In Qatar, Open Government Data (OGD) is created by state institutions for public consumption and is considered to be an important component of e-government, because it encourages citizens to participate in the analysis and decision-making around public matters.[3] Because public data is openly accessible, it can improve the relationship, image and outlook of the institutions providing them as their operations appear more transparent and accountable, thus creating public value and increasing public knowledge about their society. Additionally, when government data is published, the reaction and feedback from citizens may provide new insights about the operations and the performance of the state and public institutions, which may lead to new ideas on new services or agencies to create.

In the Cambodian context, all this should be implemented thoughtfully and strategically, as data can also mean risks. A leak of highly confidential information can severely damage to the image and operations of government. Principles and best practices about opening up governmental data to the public can be leveraged, including lessons from the International Open Data Charter, to ensure the success of the e-government project.

Aside from the government, Cambodia also has several non-profit organizations and informal online and meetup communities set up by professionals who promote interest and knowledge in data as a subject, as well as provide actual open data. These communities desire to improve the development of data skills, and the knowledge and experience necessary to address the digital needs of society.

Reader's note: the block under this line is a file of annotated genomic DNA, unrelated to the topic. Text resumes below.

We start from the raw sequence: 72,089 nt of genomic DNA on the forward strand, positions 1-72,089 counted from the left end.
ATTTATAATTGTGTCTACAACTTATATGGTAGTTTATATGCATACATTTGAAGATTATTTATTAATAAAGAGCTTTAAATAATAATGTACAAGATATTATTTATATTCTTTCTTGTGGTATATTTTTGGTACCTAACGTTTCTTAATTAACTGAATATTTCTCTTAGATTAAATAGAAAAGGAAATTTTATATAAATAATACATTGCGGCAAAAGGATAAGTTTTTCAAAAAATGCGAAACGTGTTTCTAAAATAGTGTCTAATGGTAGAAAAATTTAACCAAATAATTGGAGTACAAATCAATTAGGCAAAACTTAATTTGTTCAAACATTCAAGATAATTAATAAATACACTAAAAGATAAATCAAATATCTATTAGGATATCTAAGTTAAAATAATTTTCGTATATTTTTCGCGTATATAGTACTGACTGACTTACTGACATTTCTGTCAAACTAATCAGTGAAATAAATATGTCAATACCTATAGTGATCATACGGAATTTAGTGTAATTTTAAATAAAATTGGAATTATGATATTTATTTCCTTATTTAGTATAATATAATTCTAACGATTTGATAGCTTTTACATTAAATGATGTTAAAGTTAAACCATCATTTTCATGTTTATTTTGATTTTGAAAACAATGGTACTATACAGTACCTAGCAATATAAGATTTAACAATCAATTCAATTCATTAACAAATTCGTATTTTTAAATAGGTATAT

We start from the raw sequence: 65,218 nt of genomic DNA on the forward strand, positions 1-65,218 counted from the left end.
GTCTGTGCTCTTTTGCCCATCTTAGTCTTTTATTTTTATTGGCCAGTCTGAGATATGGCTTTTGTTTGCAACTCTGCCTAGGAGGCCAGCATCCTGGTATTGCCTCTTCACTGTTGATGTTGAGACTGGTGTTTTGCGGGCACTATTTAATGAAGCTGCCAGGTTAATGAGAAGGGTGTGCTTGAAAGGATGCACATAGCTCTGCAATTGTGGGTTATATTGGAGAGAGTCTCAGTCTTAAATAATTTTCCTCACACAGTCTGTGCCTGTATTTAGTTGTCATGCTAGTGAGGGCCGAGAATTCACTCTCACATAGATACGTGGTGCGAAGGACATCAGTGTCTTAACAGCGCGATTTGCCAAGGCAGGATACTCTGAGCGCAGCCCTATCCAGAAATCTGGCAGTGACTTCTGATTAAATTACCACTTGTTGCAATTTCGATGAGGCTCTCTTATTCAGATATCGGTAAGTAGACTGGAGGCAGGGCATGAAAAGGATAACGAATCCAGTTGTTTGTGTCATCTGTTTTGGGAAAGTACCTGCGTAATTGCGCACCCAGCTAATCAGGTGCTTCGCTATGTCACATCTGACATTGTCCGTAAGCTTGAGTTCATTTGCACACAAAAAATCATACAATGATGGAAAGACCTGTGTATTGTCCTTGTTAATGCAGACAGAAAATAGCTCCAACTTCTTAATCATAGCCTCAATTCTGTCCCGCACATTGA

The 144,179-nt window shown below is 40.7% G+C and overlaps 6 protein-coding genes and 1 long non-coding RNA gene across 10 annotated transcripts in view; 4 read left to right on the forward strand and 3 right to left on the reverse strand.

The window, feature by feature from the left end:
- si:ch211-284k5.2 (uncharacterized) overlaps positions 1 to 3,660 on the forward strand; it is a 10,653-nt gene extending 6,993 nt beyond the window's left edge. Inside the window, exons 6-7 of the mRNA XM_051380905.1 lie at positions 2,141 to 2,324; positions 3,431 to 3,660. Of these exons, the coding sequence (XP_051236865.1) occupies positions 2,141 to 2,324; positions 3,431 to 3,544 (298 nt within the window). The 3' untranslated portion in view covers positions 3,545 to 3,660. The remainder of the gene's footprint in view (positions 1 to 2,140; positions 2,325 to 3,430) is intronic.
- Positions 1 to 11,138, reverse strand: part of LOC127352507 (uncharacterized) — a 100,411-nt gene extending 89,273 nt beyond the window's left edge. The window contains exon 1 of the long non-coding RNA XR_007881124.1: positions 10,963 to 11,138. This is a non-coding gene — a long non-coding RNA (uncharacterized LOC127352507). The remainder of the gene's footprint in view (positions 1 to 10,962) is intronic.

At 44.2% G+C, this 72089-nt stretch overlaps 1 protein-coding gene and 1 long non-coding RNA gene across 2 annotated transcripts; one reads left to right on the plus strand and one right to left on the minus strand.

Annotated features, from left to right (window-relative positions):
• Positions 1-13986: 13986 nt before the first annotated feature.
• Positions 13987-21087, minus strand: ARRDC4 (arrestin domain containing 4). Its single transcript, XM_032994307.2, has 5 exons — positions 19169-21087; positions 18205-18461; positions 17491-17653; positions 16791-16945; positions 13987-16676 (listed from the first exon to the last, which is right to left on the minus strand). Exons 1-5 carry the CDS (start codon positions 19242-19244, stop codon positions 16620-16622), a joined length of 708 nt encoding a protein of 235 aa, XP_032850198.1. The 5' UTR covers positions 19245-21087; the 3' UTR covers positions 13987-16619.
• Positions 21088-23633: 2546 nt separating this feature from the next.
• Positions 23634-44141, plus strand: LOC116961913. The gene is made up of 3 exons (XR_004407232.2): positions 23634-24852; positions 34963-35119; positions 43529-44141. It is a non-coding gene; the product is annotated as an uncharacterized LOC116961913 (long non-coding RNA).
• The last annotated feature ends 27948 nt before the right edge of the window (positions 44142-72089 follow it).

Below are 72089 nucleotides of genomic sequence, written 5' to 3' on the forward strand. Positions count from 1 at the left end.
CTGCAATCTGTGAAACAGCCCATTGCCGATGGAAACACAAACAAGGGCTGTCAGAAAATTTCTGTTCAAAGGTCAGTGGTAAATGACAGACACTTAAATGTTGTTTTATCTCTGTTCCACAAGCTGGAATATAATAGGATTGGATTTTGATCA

Open Development Cambodia (ODC) is a one-stop hub for online information on environmental and economic development, compiling data to give free public access without restrictions via its website after a careful vetting and verification process. It removes the barrier to public datasets about development issues that people care about. As an open data platform, it focuses on open access, usage and sharing for everyone to get value and knowledge from development data. 

ODC also develops open data skills by providing capacity building trainings in the country. Because it enables the exploration and discovery of development data in an easy and interactive user interface on its website portal, the public may be able to gain more general knowledge about economic development from that data. The ability to find the information in different formats including raw data may enable developers to build some data applications and improve their data skills. Civic organizations, NGOs and businesses also benefit as they use advanced capabilities such as map visualizations that can add value to their organization. The information available covers a range of topics: agriculture and fishing, aid and development, disasters and emergency response, economy and commerce, energy, environment and natural resources, government and labor.